Case Law Details

Case Name : Re. Trans world Garnet Company Ltd.
Appeal Number :
Date of Judgement/Order :
Related Assessment Year :
Courts : Advance Rulings

Authority for Advance Rulings (Income-tax) (“AAR”) has rendered an important ruling in the case of Trans world Garnet Company Ltd. [2011-TII- 02-ARA-INTL] dealing with the issue of whether or not the non-availability of the indexation benefit under the provisions Second proviso to section 48 of the Income-tax Act, 1961 (the “Act”) to non-residents amounts to discrimination under the India-Canada Double Tax Avoidance Agreement (the “tax treaty”).  After considering the various provisions of the Act and Article 24 of the tax treaty, the AAR held that the denial of indexation benefits to the applicant does not amount to discriminatory treatment under the tax treaty.

Facts :- The applicant is a Canadian registered company engaged in the business of mining, processing and supply of industrial garnet. It holds a 74% equity share capital in Transworld Garnet India Private Limited which is proposed to be transferred to VV Minerals, an Indian partnership firm, pursuant to the share purchase agreement with VV Minerals. As these shares were held for more than 12 months, they are considered as long-term capital assets and the gains arising upon their transfer would be taxable as long-term capital gains. As the applicant is a Canadian tax resident, in this case it would be taxed in India on the long-term capital gains it has earned, as per the tax treaty.

Provisions of the Act

Section 48 of the Act deals with the computation of capital gains. The relevant provisos to the said section are described below:

• The first proviso to section 48 of the Act protects a non-resident from foreign exchange fluctuation risks by allowing them to compute capital gains in the foreign currency which was utilised in the purchase of capital assets

• the second proviso to section 48 of the Act allows the benefit of indexation, i.e. an inflated tax base wherein the cost of acquisition is adjusted for inflation on the long term capital gains arising from the transfer of capital assets other than capital gains arising to non-residents as per the first proviso of section 48 of the Act.

Issues

In light of the above facts, the following questions were raised before the AAR:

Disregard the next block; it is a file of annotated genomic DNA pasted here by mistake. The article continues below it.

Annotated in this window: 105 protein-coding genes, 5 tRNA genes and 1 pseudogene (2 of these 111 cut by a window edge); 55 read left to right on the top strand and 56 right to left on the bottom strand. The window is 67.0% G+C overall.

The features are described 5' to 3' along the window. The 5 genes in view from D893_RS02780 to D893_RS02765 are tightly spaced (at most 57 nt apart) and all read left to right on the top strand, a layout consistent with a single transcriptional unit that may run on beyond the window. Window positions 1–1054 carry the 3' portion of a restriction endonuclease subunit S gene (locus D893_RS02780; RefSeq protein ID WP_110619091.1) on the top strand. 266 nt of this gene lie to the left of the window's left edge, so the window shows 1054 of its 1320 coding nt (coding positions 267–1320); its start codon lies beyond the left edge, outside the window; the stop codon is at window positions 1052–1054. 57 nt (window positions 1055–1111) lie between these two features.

• The second proviso to section 48 states that no indexation benefit is available to non-residents in the computation of long-term capital gains arising from the transfer of shares in an Indian company. Will not the denial of indexation benefits tantamount to discriminatory tax treatment under Article 24 of the India-Canada Double Taxation Avoidance Agreement?

•  Whether in computing the capital gains, deduction is admissible under section 48 of the Act for the following expenses incurred in connection with the transfer of shares?

– Fees for valuation of business, professional fees for advice in connection with transfer, legal expenses, fees for escrow account, travel and hotel charges incurred in connection with transfer.

As far as issue no. 2 is concerned, there was an extraordinary hike in expenditure claimed by the applicant vis-à-vis the estimated amount which required further verification by the Revenue and hence the AAR chose not to comment on the question raised in issue 2. We have accordingly not discussed this matter in our analysis.

Applicant’s contentions

• As per the provisions  of the  Section 90(2) of the Act , the assessee is entitled to be governed by the beneficial provisions of the tax treaty vis-à-vis the provisions of the Act

• The applicant is prevented from availing of the benefit of indexation while computing its long term capital gains

•  Consequently, long-term capital gains computed by the applicant under the normal of First proviso to section 48 of the Act of the Act are much higher (approx. INR 140 million) vis-à-vis the long term capital gains which would have been had the benefit of indexation given to the applicant (approx. INR 72 million)

•  This resulted in discriminatory treatment of a Canadian national compared with an Indian national

• Reliance was placed on the decisions in the cases of Metchem Canada Inc. v. DCIT 284 ITR (AT) 196, Daimlerchrysler India Private Ltd v. DCIT [2009] 29 SOT 202 (PUN), and SMS Demag Pvt. Ltd vs. Deputy Commissioner of Income Tax, New Delhi [2010] 038 SOT 496 (DEL] which dealt with the non-discrimination issue as per the applicable tax treaties